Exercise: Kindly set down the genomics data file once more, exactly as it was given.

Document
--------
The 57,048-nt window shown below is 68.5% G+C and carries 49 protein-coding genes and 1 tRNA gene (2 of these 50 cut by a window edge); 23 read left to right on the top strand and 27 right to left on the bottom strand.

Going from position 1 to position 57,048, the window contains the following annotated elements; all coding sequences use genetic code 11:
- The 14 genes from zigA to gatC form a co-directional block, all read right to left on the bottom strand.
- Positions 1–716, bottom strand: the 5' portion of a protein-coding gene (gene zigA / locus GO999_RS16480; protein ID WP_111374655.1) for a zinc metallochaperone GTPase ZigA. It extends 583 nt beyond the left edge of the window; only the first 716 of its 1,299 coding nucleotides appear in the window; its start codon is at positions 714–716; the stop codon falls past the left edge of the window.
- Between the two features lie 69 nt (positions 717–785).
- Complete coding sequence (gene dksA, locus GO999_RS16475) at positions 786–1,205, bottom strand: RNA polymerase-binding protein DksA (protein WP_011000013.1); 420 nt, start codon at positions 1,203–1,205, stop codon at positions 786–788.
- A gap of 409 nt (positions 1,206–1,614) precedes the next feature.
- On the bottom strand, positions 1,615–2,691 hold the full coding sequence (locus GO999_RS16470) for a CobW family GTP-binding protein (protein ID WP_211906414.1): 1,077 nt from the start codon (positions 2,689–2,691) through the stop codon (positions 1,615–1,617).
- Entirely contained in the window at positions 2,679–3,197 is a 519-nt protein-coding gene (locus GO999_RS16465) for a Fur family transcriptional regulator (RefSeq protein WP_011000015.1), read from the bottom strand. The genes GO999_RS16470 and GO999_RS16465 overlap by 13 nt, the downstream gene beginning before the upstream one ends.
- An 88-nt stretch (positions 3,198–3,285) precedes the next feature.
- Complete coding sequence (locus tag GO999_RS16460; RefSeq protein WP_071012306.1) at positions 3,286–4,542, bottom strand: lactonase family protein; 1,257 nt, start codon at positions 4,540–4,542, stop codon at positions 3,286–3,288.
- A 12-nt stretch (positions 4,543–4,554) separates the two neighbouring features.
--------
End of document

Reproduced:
The 57,048-nt window shown below is 68.5% G+C and carries 49 protein-coding genes and 1 tRNA gene (2 of these 50 cut by a window edge); 23 read left to right on the top strand and 27 right to left on the bottom strand.

Going from position 1 to position 57,048, the window contains the following annotated elements; all coding sequences use genetic code 11:
- The 14 genes from zigA to gatC form a co-directional block, all read right to left on the bottom strand.
- Positions 1–716, bottom strand: the 5' portion of a protein-coding gene (gene zigA / locus GO999_RS16480; protein ID WP_111374655.1) for a zinc metallochaperone GTPase ZigA. It extends 583 nt beyond the left edge of the window; only the first 716 of its 1,299 coding nucleotides appear in the window; its start codon is at positions 714–716; the stop codon falls past the left edge of the window.
- Between the two features lie 69 nt (positions 717–785).
- Complete coding sequence (gene dksA, locus GO999_RS16475) at positions 786–1,205, bottom strand: RNA polymerase-binding protein DksA (protein WP_011000013.1); 420 nt, start codon at positions 1,203–1,205, stop codon at positions 786–788.
- A gap of 409 nt (positions 1,206–1,614) precedes the next feature.
- On the bottom strand, positions 1,615–2,691 hold the full coding sequence (locus GO999_RS16470) for a CobW family GTP-binding protein (protein ID WP_211906414.1): 1,077 nt from the start codon (positions 2,689–2,691) through the stop codon (positions 1,615–1,617).
- Entirely contained in the window at positions 2,679–3,197 is a 519-nt protein-coding gene (locus GO999_RS16465) for a Fur family transcriptional regulator (RefSeq protein WP_011000015.1), read from the bottom strand. The genes GO999_RS16470 and GO999_RS16465 overlap by 13 nt, the downstream gene beginning before the upstream one ends.
- An 88-nt stretch (positions 3,198–3,285) precedes the next feature.
- Complete coding sequence (locus tag GO999_RS16460; RefSeq protein WP_071012306.1) at positions 3,286–4,542, bottom strand: lactonase family protein; 1,257 nt, start codon at positions 4,540–4,542, stop codon at positions 3,286–3,288.
- A 12-nt stretch (positions 4,543–4,554) separates the two neighbouring features.